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Time with Samphan recalled at Khmer Rouge court

Time with Samphan recalled at Khmer Rouge court


The Khmer Rouge tribunal yesterday introduced a day of testimony on the military structure of the Khmer Rouge, with half a day of reading aloud from the indictment in Case 002.

In preparation for the testimony of Meas Voeun, a 68- year-old rice farmer who, as a younger man, rose to the rank of regimental commander in the Khmer Rouge’s army, the court spent nearly three hours reading aloud from the case’s closing order – a list of facts compiled during the court’s investigation of the accused – touching on passages that were significant militarily and those regarding the defendants themselves.

Even after the long-winded lead-up, however, Voeun’s testimony had little to do with the accused.

“Before [1970], I was the bodyguard of the cadres who left Phnom Penh to reside in the countryside,” said Voeun. “Those cadres included Vorn Vet, Brother Soeung and, to my recollection, Mr Khieu Samphan.”

But despite having guarded the defendant and former head of state, Voeun said he “did not know his real position while we were in the forest”.

“In the forest, he didn’t do much,” he said, when asked what kind of work Samphan did, later adding he knew nothing of meetings between Samphan and other cadres.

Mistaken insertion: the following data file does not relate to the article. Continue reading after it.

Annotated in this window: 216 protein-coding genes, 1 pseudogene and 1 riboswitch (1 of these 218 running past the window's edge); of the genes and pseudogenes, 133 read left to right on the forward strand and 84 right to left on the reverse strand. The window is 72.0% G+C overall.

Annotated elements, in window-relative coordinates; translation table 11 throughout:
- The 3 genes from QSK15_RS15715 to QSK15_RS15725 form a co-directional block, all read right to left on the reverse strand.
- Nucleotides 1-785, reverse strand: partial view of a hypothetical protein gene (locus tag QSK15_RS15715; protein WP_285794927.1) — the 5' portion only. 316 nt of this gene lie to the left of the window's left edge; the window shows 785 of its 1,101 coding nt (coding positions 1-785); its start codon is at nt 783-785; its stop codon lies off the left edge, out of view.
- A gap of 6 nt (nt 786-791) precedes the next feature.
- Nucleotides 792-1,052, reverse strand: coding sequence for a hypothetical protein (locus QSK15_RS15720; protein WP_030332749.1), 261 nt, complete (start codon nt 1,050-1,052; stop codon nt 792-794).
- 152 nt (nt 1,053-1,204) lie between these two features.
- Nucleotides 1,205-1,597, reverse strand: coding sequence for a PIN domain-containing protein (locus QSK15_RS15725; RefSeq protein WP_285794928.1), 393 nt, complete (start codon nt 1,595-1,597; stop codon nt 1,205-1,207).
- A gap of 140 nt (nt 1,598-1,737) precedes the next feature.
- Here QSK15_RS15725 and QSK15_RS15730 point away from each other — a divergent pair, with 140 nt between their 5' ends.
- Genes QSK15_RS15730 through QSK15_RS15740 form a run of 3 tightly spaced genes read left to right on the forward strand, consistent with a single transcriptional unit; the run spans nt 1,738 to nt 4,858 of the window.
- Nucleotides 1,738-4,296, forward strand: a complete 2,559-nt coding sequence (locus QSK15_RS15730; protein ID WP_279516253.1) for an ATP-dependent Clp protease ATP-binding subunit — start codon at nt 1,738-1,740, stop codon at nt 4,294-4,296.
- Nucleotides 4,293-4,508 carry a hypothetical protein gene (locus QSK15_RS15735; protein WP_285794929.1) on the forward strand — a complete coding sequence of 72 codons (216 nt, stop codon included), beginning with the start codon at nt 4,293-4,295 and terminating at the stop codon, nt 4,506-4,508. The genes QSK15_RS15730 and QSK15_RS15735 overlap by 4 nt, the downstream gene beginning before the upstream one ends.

“It was their business, and I was not involved.”

Voeun’s testimony focused heavily on commanders Ta Soeung and Ta Mok, the infamous leader of the Southwest Zone who earned the nickname ‘The Butcher’ for his suspected involvement in bloody purges.

According to Voeun, Ta Mok made the decisions for the group of cadres, including Samphan.

“Ta Mok managed everything, from the work as well as the organisation of the forces,” he continued.

Just before the lunch break, co-accused Nuon Chea made a request, through his counsel Andrew Ianuzzi, to make a public comment. The court said it would take the request “into consideration” and promised to rule on it, but did not re-raise the issue.

After proceedings had concluded, Ianuzzi said Chea had hoped to respond to certain passages in the closing order that had been read aloud, adding that if the court failed to issue a ruling on the comment today, he would raise the issue himself.

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